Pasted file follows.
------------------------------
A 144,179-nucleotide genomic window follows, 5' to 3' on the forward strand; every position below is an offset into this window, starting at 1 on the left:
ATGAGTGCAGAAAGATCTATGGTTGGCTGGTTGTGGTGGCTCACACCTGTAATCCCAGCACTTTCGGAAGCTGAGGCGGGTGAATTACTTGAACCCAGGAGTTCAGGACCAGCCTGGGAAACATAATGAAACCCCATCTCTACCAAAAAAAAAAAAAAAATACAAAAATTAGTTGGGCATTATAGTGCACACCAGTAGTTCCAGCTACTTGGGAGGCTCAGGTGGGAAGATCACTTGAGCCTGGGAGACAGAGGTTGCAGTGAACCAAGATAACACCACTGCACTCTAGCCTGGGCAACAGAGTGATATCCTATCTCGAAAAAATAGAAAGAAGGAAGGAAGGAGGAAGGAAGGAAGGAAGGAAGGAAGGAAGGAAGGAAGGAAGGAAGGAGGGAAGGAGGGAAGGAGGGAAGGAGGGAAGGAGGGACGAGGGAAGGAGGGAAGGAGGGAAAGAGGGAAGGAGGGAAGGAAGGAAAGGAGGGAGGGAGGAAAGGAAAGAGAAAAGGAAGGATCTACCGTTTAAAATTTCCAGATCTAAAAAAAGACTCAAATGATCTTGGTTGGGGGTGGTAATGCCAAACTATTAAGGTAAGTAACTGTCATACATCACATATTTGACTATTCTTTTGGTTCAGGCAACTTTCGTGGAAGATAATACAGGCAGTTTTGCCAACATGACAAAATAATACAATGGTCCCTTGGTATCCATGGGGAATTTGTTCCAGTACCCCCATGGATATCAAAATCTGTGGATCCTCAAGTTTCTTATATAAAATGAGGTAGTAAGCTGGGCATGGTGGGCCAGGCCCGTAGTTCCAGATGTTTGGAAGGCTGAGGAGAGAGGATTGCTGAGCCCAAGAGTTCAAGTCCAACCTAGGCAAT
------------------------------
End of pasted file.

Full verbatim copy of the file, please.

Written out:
A 144,179-nucleotide genomic window follows, 5' to 3' on the forward strand; every position below is an offset into this window, starting at 1 on the left:
ATGAGTGCAGAAAGATCTATGGTTGGCTGGTTGTGGTGGCTCACACCTGTAATCCCAGCACTTTCGGAAGCTGAGGCGGGTGAATTACTTGAACCCAGGAGTTCAGGACCAGCCTGGGAAACATAATGAAACCCCATCTCTACCAAAAAAAAAAAAAAAATACAAAAATTAGTTGGGCATTATAGTGCACACCAGTAGTTCCAGCTACTTGGGAGGCTCAGGTGGGAAGATCACTTGAGCCTGGGAGACAGAGGTTGCAGTGAACCAAGATAACACCACTGCACTCTAGCCTGGGCAACAGAGTGATATCCTATCTCGAAAAAATAGAAAGAAGGAAGGAAGGAGGAAGGAAGGAAGGAAGGAAGGAAGGAAGGAAGGAAGGAAGGAAGGAGGGAAGGAGGGAAGGAGGGAAGGAGGGAAGGAGGGACGAGGGAAGGAGGGAAGGAGGGAAAGAGGGAAGGAGGGAAGGAAGGAAAGGAGGGAGGGAGGAAAGGAAAGAGAAAAGGAAGGATCTACCGTTTAAAATTTCCAGATCTAAAAAAAGACTCAAATGATCTTGGTTGGGGGTGGTAATGCCAAACTATTAAGGTAAGTAACTGTCATACATCACATATTTGACTATTCTTTTGGTTCAGGCAACTTTCGTGGAAGATAATACAGGCAGTTTTGCCAACATGACAAAATAATACAATGGTCCCTTGGTATCCATGGGGAATTTGTTCCAGTACCCCCATGGATATCAAAATCTGTGGATCCTCAAGTTTCTTATATAAAATGAGGTAGTAAGCTGGGCATGGTGGGCCAGGCCCGTAGTTCCAGATGTTTGGAAGGCTGAGGAGAGAGGATTGCTGAGCCCAAGAGTTCAAGTCCAACCTAGGCAAT